9. Medications

Medications like retinol or benzoyl peroxide may also help to clear up your breakouts.  Speak to your doctor who may be able to prescribe medication for severe acne.


10. Lasers

Some types of laser treatment have been shown to be able to clear up acne breakouts.  Normally offered by dermatologists or licenced aestheticians, laser treatment are offered in office.  The downside?  They can be fairly expensive with prices for a single treatment costing from around £220 in the UK and $150 per session in the US.


11. Blue LED light

A perhaps more affordable option (and one that you can do at home), blue LED light has been shown to help clear up acne in some cases, with one study finding a 40% reduction in acne blemishes after 6 weeks of treatment.

You can either opt for in-office blue light treatments or a good quality at home device.


12. Pimple patches

These clear (or sometimes even star-shaped) hyrdollocoid patches aren’t just for your face you know. 

While most pimple patches simply provide a sterile environment that helps a blemish heal, some have added ingredients like salicylic acid which unblocks pores to help breakouts heal quicker. Starface– regularly seen on the faces of everyone from Hailey Bieber to Florence Pugh- offer packs of 32 salicylic acid pimple patches from £10.99/$12.00.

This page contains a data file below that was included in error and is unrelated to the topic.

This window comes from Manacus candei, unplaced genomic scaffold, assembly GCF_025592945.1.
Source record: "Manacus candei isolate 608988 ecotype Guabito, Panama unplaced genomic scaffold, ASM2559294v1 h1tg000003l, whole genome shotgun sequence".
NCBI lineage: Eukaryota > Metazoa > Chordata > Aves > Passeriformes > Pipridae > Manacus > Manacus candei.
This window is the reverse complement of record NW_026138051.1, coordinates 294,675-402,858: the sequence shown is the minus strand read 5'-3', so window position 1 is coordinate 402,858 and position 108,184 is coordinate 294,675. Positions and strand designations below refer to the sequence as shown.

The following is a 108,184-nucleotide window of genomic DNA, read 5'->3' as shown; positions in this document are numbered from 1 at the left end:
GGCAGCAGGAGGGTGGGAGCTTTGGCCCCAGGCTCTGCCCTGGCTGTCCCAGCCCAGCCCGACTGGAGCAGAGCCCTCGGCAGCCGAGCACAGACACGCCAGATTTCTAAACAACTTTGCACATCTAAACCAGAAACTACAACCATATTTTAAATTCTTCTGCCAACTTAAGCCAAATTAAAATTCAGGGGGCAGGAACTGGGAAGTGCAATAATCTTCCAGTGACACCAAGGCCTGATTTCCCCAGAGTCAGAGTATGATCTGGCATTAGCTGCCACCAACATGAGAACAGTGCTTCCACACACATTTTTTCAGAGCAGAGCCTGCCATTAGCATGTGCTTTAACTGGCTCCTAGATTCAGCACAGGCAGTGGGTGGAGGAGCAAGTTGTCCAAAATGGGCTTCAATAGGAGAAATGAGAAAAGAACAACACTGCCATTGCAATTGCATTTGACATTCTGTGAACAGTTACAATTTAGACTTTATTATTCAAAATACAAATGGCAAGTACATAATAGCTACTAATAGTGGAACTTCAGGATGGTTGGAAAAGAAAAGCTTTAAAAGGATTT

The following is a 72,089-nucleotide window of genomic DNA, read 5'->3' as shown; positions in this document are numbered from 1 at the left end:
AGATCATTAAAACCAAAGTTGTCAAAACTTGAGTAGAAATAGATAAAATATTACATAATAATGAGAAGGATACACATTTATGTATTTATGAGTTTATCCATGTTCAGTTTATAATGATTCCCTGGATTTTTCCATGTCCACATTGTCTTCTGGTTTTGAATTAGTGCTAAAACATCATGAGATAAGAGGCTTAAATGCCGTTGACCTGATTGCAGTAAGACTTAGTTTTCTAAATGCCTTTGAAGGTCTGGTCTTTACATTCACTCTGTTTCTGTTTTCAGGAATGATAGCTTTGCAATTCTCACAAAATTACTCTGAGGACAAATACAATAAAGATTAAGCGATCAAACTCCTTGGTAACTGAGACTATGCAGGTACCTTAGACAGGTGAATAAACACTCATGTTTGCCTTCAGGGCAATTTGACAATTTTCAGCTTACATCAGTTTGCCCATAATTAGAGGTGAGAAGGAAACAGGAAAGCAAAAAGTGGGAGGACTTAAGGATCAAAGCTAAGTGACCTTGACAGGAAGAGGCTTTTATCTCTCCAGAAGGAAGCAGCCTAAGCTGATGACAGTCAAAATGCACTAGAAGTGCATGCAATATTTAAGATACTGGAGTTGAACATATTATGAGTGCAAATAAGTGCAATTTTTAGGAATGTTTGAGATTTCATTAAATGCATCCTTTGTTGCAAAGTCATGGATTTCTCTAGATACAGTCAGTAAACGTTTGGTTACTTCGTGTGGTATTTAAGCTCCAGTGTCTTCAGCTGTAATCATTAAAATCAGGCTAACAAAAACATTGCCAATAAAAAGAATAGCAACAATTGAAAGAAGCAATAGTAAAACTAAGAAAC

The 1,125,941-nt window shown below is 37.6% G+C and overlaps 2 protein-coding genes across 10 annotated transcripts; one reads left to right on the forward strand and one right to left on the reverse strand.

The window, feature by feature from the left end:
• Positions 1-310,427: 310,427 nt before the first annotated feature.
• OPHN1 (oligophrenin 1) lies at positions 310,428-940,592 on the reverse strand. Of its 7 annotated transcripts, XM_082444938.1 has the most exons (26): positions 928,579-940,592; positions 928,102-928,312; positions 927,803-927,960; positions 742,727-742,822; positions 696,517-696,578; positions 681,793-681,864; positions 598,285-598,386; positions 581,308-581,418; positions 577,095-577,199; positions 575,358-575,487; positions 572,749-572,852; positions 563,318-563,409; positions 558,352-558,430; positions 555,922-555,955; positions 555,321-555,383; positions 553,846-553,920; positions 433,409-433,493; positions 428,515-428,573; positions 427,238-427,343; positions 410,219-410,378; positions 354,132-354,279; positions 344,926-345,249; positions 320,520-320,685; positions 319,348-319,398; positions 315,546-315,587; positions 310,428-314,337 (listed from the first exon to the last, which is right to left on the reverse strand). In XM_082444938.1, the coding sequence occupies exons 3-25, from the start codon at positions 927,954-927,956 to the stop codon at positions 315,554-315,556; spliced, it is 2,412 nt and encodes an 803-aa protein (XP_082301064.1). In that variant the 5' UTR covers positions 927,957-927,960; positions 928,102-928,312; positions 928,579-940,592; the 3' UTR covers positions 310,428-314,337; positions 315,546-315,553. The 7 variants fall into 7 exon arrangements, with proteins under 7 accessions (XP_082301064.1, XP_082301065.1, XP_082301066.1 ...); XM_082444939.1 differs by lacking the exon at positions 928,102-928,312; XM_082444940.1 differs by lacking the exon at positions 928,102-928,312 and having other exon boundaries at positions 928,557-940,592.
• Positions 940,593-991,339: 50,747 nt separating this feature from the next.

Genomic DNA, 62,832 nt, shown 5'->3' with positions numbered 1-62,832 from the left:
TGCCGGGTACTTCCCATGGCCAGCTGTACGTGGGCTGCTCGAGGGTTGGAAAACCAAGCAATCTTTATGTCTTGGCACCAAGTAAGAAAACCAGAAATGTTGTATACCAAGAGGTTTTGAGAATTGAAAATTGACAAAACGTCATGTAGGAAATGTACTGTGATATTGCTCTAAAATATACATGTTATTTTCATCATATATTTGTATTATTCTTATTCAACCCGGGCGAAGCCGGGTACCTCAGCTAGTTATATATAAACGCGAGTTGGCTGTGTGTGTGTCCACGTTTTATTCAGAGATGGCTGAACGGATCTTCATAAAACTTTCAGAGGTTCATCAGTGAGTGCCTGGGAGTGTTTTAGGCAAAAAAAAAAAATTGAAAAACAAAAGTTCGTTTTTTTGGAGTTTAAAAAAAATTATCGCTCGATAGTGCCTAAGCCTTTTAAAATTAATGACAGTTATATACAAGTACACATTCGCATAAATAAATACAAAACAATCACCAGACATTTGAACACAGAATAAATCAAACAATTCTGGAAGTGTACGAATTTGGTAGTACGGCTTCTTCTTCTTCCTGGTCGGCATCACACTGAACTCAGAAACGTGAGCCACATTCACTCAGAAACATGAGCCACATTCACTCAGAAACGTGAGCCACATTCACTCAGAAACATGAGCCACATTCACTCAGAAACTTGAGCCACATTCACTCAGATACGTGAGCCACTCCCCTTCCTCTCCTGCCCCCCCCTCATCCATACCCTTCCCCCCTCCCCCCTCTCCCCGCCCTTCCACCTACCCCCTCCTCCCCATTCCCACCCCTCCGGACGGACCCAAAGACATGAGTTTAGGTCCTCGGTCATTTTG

Woman using pimple patch on acne

Image – Starface 

13.Chemical peels

Some types of chemical peel have been found to be effective in mild and moderate cases of acne


14. Other skincare treatments

Treatments like microneedling have also been shown to be effective in treating some types of acne. Your dermatologist or licenced aesthetician will be able to talk you through whether this is right for you.


How to prevent back and shoulder acne

Since one of the most common causes of bacne is sweaty workout clothes, make the change to looser, cotton clothes now and make sure to use clean towels, shower after exercising and change into clean clothes after.